I drove home alone. Traffic slowed on the main road, up ahead I saw flashing lights. Following the car in front of me, I turned onto a road to avoid police. Unfortunately, I found I’d just turned in to a road on a military base. I started to turn around, but realized there was no other route to take so I continued on, through the barriers that were up to allow people through for a detour. I reached the far side of the base, and the barriers were down. I approached slowly to find someone posted at the guard house. His window was open and, smiling, he asked my name and where I lived. I gave him my real name. And before I had the whole town name out, he said “go ahead,” and opened the gates.

    Eventually, I ended up at my friend’s parents’ house. He was with me at that point. His parents were up. Waiting for us, I suppose. We cautiously went inside and I said to him under my breath, “I need to rinse and spit.” He made small talk with his father, distracting him so I could go to the bathroom to clean my breath. I think there were sliding glass doors, because once I was in the bathroom, I closed curtains for privacy. His mother reached in and opened them, suspicious about what I was doing. Of course, I was only at the sink rinsing my mouth, so I merely glanced up and went about my business.

    That’s all I remember.

    Note: The above was a dream. I don’t take illegal drugs. And I rarely drink. This was during an afternoon nap. I hadn’t eaten anything strange, or made any changes to medications. I had been a bit hard on my system this week, staying up too late, not eating right, as usual. But I’m really at a loss as to what would cause this dream.

  • 29Jun
    Written by: Categories: Uncategorized Comments: 1

    I had the thought last night that nothing in my life changes from season to season, except my clothes. No regular summer beach trip. I don’t ski in winter. No pumpkin patch or hayride. The most I do is plant in spring, but even those are in pots. No Christmas tree because I go away for the holiday. I’ve never really been a New Year’s Eve partier. I don’t watch or play sports, and I can never get anyone to go to a haunted house with me.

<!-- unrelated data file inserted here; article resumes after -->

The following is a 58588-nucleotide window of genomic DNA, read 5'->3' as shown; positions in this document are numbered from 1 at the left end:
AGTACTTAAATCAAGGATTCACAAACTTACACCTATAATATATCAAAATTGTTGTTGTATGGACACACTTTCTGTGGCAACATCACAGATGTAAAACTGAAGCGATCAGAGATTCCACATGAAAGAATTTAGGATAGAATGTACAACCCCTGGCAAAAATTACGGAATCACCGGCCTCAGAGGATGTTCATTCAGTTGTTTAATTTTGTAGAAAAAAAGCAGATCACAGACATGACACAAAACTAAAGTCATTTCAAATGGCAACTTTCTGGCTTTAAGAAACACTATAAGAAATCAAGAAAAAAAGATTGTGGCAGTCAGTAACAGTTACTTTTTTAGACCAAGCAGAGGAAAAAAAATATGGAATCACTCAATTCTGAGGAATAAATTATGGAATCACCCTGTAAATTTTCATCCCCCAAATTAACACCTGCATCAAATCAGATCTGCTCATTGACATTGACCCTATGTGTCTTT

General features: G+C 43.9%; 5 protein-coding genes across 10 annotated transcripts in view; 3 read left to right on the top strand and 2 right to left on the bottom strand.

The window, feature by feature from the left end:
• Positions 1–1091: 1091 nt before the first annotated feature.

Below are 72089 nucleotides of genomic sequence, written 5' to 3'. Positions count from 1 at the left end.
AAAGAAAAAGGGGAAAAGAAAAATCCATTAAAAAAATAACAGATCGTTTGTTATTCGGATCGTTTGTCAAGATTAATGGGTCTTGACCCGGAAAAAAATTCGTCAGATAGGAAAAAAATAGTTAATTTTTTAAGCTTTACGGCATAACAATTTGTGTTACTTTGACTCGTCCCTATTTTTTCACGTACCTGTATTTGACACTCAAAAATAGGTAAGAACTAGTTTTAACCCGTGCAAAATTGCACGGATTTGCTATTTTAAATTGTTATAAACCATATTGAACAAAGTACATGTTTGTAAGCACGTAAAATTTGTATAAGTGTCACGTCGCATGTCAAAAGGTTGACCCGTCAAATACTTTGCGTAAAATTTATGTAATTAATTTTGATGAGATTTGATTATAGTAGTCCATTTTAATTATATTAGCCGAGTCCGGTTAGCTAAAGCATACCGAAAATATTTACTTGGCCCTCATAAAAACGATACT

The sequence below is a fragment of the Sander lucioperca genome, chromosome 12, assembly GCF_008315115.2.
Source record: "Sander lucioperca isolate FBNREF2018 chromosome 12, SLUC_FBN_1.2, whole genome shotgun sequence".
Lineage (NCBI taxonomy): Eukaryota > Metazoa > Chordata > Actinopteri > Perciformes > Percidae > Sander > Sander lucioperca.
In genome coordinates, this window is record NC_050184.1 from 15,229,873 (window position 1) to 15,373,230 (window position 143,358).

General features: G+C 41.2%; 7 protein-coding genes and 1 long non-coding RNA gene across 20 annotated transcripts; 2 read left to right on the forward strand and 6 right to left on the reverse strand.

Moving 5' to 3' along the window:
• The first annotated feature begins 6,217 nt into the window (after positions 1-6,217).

In past lives, my year was dictated by a school schedule. Once upon a time, our family changed out the screens for storm windows. We pulled the fan out of the attic to cool the bedrooms in summer. Shoveled the driveway after a snow. Of course, as a kid we went trick-or-treating. Family vacations at the beach.

    And before my time, people ate seasonal food that was grown.

    Although seasonal events would happen more naturally if I had a family, or was even part of a couple. But being alone is not an excuse. I need to make things the way I want them to be. If seasonal changes are important to me, I need to celebrate them. Create my own school year. Schedule seasonal or annual trips. It’s nice to have a flexible schedule and do what I want when I want. But it turns out to be entirely too open. Everything requires a decision.

    So what do I want? To set up regular activities so I don’t have to constantly make decisions. Create things that become ‘what I do’. A trip in Summer, when work slows down. If I end up going back to school, I will have a school year schedule. Enjoy the Fall weather by going pumpkin shopping. Maybe a hike. Or a trip to New England to see the Fall colors. Make pumpkin pie, bread, and apple treats! When it snows in Winter, I could build a snowman. Poinsettas in the house. Make soup. And, of course, I travel to spend the holiday with my sisters. In Spring I can stroll the flea markets and yard sales. Even if I don’t buy. Spring cleaning, of course. Air things out, do a big clean. And in the early summer, I can go blueberry and strawberry picking. Make blueberry buckle and strawberry shortcake. Get fresh food from the farmer’s market.

    Yep, need to make my own seasonal fun.

  • 27Jun
    Written by: Categories: News/opinion Comments: 1

    There’s been a lot of controversy this week over the amount of talk about Michael Jackson’s death, never mind the controversy that already surrounded him. And poor Farrah, who has also been made fun of at times, was barely mentioned. For me, it’s been a very sad few days. And frankly, it hasn’t been easy to find someone to commiserate with. The people I know either don’t care, or are irritated by the subject.